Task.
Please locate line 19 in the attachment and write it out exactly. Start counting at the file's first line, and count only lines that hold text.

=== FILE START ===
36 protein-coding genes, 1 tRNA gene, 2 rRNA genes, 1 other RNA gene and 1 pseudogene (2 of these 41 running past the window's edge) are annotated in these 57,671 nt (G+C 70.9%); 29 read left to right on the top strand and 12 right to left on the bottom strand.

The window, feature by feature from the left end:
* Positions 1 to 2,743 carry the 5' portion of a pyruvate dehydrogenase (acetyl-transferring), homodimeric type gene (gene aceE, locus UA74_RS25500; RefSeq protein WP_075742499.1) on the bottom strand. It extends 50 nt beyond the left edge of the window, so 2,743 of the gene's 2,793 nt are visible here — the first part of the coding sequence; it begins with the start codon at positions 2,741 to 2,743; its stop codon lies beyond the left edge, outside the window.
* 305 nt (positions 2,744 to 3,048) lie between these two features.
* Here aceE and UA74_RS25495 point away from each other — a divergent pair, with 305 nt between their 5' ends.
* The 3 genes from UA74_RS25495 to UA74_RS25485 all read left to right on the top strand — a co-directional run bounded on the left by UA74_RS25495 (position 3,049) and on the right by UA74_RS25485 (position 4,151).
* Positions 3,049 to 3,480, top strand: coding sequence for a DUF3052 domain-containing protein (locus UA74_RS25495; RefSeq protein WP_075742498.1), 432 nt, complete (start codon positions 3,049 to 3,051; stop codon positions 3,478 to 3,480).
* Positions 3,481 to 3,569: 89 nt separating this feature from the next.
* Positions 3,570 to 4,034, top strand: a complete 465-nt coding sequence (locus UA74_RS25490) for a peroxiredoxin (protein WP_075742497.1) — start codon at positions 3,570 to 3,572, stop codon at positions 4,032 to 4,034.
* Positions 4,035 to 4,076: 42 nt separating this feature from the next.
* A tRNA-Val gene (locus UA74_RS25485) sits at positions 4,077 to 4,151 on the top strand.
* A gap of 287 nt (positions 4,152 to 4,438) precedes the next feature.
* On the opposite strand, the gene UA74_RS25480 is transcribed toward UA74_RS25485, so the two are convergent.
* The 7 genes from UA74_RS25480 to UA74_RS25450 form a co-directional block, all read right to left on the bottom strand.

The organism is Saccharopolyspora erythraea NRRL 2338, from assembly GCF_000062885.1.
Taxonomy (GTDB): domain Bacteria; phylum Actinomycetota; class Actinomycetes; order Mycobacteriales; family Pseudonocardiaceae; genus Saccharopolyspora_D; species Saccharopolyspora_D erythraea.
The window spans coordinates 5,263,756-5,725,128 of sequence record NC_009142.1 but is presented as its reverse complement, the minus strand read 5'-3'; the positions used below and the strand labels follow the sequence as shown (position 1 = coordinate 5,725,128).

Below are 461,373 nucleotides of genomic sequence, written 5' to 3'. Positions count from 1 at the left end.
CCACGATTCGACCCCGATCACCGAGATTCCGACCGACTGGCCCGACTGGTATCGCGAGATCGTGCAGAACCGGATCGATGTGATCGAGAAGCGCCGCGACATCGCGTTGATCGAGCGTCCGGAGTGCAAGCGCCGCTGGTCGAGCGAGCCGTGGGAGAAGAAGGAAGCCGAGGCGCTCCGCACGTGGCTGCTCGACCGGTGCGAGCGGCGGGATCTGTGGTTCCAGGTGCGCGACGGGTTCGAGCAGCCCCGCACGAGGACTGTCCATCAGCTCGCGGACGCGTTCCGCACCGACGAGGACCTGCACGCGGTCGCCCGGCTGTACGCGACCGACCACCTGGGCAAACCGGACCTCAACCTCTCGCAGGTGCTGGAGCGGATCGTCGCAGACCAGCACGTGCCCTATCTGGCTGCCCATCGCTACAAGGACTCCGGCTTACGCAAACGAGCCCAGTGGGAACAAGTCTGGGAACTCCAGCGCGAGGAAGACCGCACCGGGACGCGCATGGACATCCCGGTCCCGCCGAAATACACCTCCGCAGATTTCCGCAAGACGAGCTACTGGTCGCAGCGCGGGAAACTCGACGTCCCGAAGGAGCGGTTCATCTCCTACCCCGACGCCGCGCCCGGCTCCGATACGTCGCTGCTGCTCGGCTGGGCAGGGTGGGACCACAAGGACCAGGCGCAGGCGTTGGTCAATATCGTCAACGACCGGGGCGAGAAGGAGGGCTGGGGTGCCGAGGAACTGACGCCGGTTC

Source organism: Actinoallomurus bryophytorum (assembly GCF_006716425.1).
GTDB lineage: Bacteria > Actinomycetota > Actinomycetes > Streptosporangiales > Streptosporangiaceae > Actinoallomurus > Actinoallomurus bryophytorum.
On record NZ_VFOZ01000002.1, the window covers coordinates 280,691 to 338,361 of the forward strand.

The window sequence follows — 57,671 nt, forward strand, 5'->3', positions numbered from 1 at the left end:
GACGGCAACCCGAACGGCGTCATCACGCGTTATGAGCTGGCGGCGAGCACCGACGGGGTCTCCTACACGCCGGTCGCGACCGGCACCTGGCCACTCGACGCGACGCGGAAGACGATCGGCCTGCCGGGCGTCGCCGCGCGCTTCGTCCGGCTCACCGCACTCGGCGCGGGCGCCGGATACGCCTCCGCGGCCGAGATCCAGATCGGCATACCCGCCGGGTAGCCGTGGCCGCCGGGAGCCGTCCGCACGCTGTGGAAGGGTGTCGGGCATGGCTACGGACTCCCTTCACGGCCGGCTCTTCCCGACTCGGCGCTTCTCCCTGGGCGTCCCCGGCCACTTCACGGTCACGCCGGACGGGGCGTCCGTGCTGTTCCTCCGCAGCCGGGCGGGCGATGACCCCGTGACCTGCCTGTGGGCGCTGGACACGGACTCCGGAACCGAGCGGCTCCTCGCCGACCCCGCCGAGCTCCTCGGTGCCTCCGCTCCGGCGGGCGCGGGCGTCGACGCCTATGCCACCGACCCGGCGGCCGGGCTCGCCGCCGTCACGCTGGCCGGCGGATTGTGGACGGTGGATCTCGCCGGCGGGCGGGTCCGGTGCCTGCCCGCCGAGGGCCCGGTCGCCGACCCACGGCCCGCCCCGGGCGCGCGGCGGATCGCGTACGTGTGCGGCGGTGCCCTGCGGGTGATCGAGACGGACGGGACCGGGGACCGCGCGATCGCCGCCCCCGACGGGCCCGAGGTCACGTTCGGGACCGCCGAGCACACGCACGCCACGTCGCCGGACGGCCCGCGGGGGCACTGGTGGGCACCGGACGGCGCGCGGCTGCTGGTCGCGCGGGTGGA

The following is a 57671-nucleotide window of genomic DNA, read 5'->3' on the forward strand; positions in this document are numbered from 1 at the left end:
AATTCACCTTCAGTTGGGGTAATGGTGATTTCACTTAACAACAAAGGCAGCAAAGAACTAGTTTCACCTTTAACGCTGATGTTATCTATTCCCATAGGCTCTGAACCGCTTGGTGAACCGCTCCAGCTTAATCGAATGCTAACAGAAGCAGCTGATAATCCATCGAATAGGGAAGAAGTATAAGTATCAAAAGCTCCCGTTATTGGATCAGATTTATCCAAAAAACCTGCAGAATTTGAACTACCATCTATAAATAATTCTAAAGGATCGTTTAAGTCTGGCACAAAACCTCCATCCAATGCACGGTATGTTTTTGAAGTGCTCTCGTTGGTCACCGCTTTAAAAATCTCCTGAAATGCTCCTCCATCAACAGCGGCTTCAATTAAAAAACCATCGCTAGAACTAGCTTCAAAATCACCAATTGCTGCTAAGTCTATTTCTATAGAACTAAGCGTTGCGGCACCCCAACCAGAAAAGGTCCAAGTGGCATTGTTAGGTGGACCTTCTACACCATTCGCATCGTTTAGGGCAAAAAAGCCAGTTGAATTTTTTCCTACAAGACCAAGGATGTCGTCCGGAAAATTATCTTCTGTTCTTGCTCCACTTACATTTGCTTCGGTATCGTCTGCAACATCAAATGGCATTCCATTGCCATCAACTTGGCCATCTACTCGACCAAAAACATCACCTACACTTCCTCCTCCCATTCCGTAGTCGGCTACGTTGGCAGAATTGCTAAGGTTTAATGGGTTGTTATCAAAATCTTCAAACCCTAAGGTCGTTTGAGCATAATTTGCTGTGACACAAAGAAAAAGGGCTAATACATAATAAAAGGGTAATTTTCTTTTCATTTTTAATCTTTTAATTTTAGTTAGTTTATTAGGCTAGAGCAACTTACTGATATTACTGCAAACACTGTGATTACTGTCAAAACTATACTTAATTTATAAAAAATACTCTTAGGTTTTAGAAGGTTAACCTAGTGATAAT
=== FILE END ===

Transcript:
CCACGATTCGACCCCGATCACCGAGATTCCGACCGACTGGCCCGACTGGTATCGCGAGATCGTGCAGAACCGGATCGATGTGATCGAGAAGCGCCGCGACATCGCGTTGATCGAGCGTCCGGAGTGCAAGCGCCGCTGGTCGAGCGAGCCGTGGGAGAAGAAGGAAGCCGAGGCGCTCCGCACGTGGCTGCTCGACCGGTGCGAGCGGCGGGATCTGTGGTTCCAGGTGCGCGACGGGTTCGAGCAGCCCCGCACGAGGACTGTCCATCAGCTCGCGGACGCGTTCCGCACCGACGAGGACCTGCACGCGGTCGCCCGGCTGTACGCGACCGACCACCTGGGCAAACCGGACCTCAACCTCTCGCAGGTGCTGGAGCGGATCGTCGCAGACCAGCACGTGCCCTATCTGGCTGCCCATCGCTACAAGGACTCCGGCTTACGCAAACGAGCCCAGTGGGAACAAGTCTGGGAACTCCAGCGCGAGGAAGACCGCACCGGGACGCGCATGGACATCCCGGTCCCGCCGAAATACACCTCCGCAGATTTCCGCAAGACGAGCTACTGGTCGCAGCGCGGGAAACTCGACGTCCCGAAGGAGCGGTTCATCTCCTACCCCGACGCCGCGCCCGGCTCCGATACGTCGCTGCTGCTCGGCTGGGCAGGGTGGGACCACAAGGACCAGGCGCAGGCGTTGGTCAATATCGTCAACGACCGGGGCGAGAAGGAGGGCTGGGGTGCCGAGGAACTGACGCCGGTTC